Practicing Leadership In Motherhood

One of the most influential Christian thinkers who ever lived was a man named Augustine of Hippo. A North African bishop during the 300’s, Augustine has remained one of the foremost theologians in the history of the church. Augustine was, in short, a pretty big deal. But I don’t want to tell you about him.

I want to tell you about his mother.

Her name was Monica. She was a devout Christian married to a non-Christian, who would not even permit their children to be baptized. Even so, Monica persevered in prayer for her children. She taught them the Word of God, and she raised them to honor the Lord. She provided exactly the kind of childhood you would expect for a spiritual giant like Augustine, except for one little thing: he rebelled against it.

For years, Augustine rejected his mother’s faith in a “prodigal son” sort of fashion.  He cohabitated with a woman, with whom he fathered an out-of-wedlock child. He became involved with a heretical cult, despite the objections of his mother. For years he lived a life of pure self-gratification, ignoring the pleas of his mother.   

Monica grieved her son’s choices, but she also pressed on. She prayed without ceasing, and she invited others to pray with her, including her church leaders.

Finally, when her son was thirty-one, Monica’s investment of prayers and tears yielded the harvest of his salvation: Augustine’s eyes were finally opened to the truth of the gospel.

The rest is history.

As a mother of two boys, I think about this story a lot, but it also came to mind when I was interviewing women in seminary for my PhD research. When I asked these women who influenced their decision to go into ministry, many of the women named their mothers. For some, their mothers were role models, leaders in their community and in their church. For other women, they received encouragement from their mothers; their mothers were the first ones to identify their gifts, and urge them toward ministry.

Monica’s story, and the stories of these women, remind us of the incredible influence of mothers. Not only do we contribute to the work of disciple-making, but we cultivate our children’s callings as well. Whether you are a biological mother, adoptive mother, or spiritual mother, you are helping to raise up the next generation of gospel-centered world changers, a responsibility you can uphold through these four practices:

1. Nurture your own faith – You cannot give your children something you do not possess, so spend time in God’s Word. Pray. Find a solid church community. Model faithfulness. Model service. Model humility. The Holy Spirit will cover our parenting when we fail, but our kids are watching to see if we really believe what we say, and they will know this from our lives.

2. Nurture the faith of your kids – Contrary to popular belief, the church will not be the biggest spiritual influence in the lives of your kids. Your church can and should be a major influence, but even if your kids are in the building every Sunday, your church cannot have the impact you have on a daily basis. As a parent, you are a frontline disciple-maker, so teach them Scripture, teach them prayer, and teach them what it looks like to follow Jesus in the big things and the small. Their journey to Jesus might not be a straight line, but be faithful in teaching them the gospel and let God handle the rest.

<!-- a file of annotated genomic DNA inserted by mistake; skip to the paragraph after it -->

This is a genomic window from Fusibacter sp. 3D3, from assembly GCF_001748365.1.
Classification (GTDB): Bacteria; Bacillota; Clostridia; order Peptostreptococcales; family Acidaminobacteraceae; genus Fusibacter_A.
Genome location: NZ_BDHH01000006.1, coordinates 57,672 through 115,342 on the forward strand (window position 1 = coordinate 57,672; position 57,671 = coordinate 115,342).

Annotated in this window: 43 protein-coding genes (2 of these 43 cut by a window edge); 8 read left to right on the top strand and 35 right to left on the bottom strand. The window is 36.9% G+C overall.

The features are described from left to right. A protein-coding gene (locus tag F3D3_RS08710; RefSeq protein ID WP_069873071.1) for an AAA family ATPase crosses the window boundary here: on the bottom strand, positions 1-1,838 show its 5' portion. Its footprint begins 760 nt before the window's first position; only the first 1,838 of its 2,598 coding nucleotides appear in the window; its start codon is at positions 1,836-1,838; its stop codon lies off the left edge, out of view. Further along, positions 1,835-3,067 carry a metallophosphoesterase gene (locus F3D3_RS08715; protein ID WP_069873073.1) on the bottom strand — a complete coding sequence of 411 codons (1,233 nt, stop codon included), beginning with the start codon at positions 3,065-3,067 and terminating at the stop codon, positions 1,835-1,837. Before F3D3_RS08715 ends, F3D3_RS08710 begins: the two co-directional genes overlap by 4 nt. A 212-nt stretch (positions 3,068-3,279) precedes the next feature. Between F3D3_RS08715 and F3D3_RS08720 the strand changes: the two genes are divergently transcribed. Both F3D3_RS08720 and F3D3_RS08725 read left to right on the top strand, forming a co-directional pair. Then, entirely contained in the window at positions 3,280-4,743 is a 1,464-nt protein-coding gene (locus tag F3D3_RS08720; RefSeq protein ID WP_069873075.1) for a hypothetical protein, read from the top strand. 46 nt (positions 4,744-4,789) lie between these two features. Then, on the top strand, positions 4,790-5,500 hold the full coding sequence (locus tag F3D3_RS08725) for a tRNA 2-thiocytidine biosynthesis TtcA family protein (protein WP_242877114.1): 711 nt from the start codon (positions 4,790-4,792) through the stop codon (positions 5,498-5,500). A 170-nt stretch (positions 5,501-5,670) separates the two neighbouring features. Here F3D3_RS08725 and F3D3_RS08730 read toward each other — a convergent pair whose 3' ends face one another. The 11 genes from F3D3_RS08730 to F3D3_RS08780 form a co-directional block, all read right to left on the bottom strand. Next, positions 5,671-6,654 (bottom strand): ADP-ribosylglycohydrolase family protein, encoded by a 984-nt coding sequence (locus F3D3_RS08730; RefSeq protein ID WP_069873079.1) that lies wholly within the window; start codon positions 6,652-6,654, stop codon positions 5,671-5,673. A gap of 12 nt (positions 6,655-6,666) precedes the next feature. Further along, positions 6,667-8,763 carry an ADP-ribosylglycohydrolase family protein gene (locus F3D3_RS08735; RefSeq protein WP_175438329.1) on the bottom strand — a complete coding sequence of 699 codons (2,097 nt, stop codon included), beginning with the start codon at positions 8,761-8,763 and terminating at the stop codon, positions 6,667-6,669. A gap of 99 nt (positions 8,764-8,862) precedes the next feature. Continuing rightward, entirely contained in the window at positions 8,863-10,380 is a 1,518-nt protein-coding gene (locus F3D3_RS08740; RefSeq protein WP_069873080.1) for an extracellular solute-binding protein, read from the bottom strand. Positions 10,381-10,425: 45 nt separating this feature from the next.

3. Steward your children’s gifts – One of the most powerful things a parent can do is to identify her child’s God-given gifts. Not the gifts you wish your child had, or even the gifts your child wishes she had, but her actual gifts. What gifts do you see in her, and how do you see God using her? Speak truth and vision over your children, not in the form of pressure but as encouragement. Help them to identify their specific role in God’s story.

4. Steward your own gifts – As I already mentioned, many of the women I interviewed had strong mothers with evident leadership gifts. Their mothers were their role models, and this is a powerful form of influence. One of the most important ways we teach our kids to steward their gifts is by stewarding our own.

And finally, remember this: the work of the church is not passed on through the generations by a handful of visible leaders, but by a million different faithful people tending their sphere of influence. Each of us plays a major part in this work, raising up the next generation of disciples who not only know God’s truth, but who are living it out in the world. If you are a mother of any kind, then you are a leader, so wield your influence well.

Sharon Hodde Miller

Sharon Hodde Miller is a writer, speaker, pastor's wife, and mom of two boys. In addition to recently completing her Ph.D, her first book will be released later this year with Baker Books, and she blogs at You can connect with Sharon on Twitter.


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